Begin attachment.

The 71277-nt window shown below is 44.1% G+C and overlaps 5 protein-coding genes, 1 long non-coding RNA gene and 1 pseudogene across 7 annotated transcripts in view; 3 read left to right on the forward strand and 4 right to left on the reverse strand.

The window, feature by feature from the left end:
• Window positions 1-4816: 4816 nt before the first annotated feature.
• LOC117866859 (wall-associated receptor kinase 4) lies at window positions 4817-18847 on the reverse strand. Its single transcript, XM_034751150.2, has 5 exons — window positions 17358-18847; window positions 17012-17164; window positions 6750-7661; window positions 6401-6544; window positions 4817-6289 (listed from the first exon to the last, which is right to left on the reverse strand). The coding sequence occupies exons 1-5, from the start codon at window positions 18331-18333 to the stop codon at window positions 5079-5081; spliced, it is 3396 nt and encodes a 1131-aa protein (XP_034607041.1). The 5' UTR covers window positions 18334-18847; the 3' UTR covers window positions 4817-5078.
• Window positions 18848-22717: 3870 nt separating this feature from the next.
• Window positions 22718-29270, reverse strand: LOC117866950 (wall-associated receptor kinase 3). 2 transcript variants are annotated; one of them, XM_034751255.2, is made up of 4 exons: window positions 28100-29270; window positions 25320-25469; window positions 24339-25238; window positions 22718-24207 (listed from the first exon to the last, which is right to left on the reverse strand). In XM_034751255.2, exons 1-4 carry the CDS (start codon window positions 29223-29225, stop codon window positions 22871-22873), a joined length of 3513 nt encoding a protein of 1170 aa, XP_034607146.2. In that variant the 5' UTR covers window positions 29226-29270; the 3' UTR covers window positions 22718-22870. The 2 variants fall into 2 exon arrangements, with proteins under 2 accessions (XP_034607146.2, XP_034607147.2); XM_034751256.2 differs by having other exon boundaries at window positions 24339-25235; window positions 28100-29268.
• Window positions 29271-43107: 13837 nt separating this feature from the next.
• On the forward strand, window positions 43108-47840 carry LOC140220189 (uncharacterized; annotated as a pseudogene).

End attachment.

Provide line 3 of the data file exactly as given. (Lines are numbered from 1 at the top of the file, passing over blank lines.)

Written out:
• Window positions 1-4816: 4816 nt before the first annotated feature.